About the Author: Rose Keane is an Oak Ridge Associated Universities contractor with the science communications team in EPA’s Office of Research and Development.

Editor's Note: The opinions expressed here are those of the author. They do not reflect EPA policy, endorsement, or action.

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Want Kids to Do Better in School? This Environmental Approach Can Help

Schools are busy places, with bustling schoolyards, kitchens full of lunchboxes and trays, and kids and adults who constantly come and go. These busy environments can sometimes have pest problems that need to be addressed – like flies, spiders, yellow jackets, roaches and ants, for example.

As a parent, I know how important it is to me that my kids and their classmates have a healthy environment to learn, thrive and grow. Unhealthy school environments – including poor air quality — can affect children’s health, attendance, concentration and performance. Pest exposure can also trigger asthma, which can cause kids to miss class and a chance to learn.

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Editor's Note: The views expressed here are intended to explain EPA policy. They do not change anyone's rights or obligations.

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That’s My Daughter’s Radon Poster Design on the T-Shirt You’re Wearing!

I love T-shirts, but what I love even more is a T-shirt about radon, and what I love even more than that is seeing my daughter’s poster design about radon on a T-shirt. Each year, state radon programs have been supporting children, parents and teachers to do just that for the National Radon Poster Contest. The contest is cosponsored by EPA and Kansas State University. The contest is an artistic yet educational way to teach students about radon and its effects on our health. We all have much to learn about radon, and we can help spread awareness by wearing these unique T-shirts and pinning up those posters in our offices and buildings. Do you want to know how to get contest information?2010_participatingmap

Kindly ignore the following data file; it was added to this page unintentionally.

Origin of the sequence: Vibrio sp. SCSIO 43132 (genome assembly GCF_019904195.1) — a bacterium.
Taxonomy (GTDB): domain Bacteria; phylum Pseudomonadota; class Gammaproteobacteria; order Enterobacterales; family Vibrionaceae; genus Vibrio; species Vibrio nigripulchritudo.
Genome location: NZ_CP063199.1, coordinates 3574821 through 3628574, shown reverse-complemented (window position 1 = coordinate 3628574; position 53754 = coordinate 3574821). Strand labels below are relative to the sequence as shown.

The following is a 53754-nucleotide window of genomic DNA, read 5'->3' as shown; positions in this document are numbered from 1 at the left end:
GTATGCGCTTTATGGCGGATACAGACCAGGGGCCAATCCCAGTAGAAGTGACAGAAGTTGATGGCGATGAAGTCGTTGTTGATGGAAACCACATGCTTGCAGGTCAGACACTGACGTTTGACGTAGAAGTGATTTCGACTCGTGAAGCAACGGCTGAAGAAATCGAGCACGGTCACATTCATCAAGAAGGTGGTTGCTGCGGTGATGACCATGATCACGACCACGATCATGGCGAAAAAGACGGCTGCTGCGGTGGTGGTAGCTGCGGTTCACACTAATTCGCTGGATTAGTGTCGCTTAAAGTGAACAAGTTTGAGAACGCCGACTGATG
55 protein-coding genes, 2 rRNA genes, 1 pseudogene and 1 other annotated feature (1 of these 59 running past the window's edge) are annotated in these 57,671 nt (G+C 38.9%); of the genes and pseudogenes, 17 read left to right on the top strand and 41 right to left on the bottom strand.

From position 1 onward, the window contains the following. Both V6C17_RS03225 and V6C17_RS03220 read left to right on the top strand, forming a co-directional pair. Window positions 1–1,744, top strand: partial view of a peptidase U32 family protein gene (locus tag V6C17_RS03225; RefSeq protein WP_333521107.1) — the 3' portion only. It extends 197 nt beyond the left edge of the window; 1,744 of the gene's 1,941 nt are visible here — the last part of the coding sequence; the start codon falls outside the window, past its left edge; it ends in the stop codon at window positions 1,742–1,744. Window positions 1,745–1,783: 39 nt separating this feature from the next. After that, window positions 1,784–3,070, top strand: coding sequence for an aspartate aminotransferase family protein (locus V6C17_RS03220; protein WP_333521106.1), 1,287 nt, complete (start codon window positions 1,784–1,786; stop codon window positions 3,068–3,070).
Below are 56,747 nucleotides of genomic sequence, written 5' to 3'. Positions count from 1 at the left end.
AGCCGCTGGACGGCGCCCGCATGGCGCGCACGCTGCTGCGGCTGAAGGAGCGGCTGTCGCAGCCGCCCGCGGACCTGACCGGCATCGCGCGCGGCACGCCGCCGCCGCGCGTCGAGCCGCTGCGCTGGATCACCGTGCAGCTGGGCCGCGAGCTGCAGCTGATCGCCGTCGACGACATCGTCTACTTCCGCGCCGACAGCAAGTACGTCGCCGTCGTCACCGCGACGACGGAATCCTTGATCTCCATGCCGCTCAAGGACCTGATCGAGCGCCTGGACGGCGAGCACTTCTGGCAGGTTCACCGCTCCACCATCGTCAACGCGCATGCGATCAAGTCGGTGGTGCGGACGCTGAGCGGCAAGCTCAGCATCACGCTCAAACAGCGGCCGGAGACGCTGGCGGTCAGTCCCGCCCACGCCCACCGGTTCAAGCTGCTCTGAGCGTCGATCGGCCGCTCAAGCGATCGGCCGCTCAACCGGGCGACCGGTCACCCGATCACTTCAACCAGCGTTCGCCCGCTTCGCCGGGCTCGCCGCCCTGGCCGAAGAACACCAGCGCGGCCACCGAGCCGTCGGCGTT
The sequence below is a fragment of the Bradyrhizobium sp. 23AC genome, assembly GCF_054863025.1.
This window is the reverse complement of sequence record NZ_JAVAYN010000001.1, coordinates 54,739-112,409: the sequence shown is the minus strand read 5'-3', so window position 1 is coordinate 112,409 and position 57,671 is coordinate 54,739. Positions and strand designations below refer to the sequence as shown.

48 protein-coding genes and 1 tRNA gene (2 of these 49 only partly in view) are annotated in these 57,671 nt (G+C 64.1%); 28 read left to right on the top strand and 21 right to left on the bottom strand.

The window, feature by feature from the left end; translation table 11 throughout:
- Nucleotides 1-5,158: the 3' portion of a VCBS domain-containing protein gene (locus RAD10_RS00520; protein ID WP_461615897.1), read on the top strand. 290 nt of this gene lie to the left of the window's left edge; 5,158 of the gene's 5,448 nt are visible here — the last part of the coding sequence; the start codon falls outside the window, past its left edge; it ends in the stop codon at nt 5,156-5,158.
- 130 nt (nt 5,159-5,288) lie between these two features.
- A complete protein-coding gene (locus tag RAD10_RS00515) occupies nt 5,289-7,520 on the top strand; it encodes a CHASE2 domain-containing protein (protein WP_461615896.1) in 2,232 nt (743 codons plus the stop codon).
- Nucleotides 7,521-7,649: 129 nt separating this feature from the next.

The top three picks nationwide, their teacher or sponsor, and a parent or guardian win a trip to Washington D.C. The students will be honored in front of a huge crowd of supporters at the annual IAQ Tools for Schools Symposium held from January 13 to 15, 2011. I had the pleasure of attending the national award ceremony last year. As I watched the students walk up to the podium to receive their accolades, I remembered just how powerful and passionate a message becomes when we hear it from a child.

Check out past national winners and their posters in the below photo. Visit the website to see more winning posters, video and audio. Last year’s contest had submissions from 37 states totaling nearly 3,000 entries! That’s up more than 1,000 from the year before. Well done!poster-winners-2009_

Don’t think you’re getting off that easy because I have a challenge: Let’s get entries from all 50 states this year! Look at the map of the poster contest participation last year and let all our blog readers know when you challenge someone from one of those states in white to submit an entry. Come on Arkansas, Wyoming, Maine; I know you have at least one child age 9 to 14 who would love to take advantage of this huge opportunity to help save a life. Don’t let them miss it, and tell those kids to get their creativity on because the deadline is approaching – October 31. Some states have earlier deadlines, so check for additional information.

About the author: Jani Palmer is a Physical Scientist in the Indoor Environments Division. She has been in the indoor air quality and industrial hygiene field for 10 years providing environmental consulting and services for school districts, industry, and public agencies.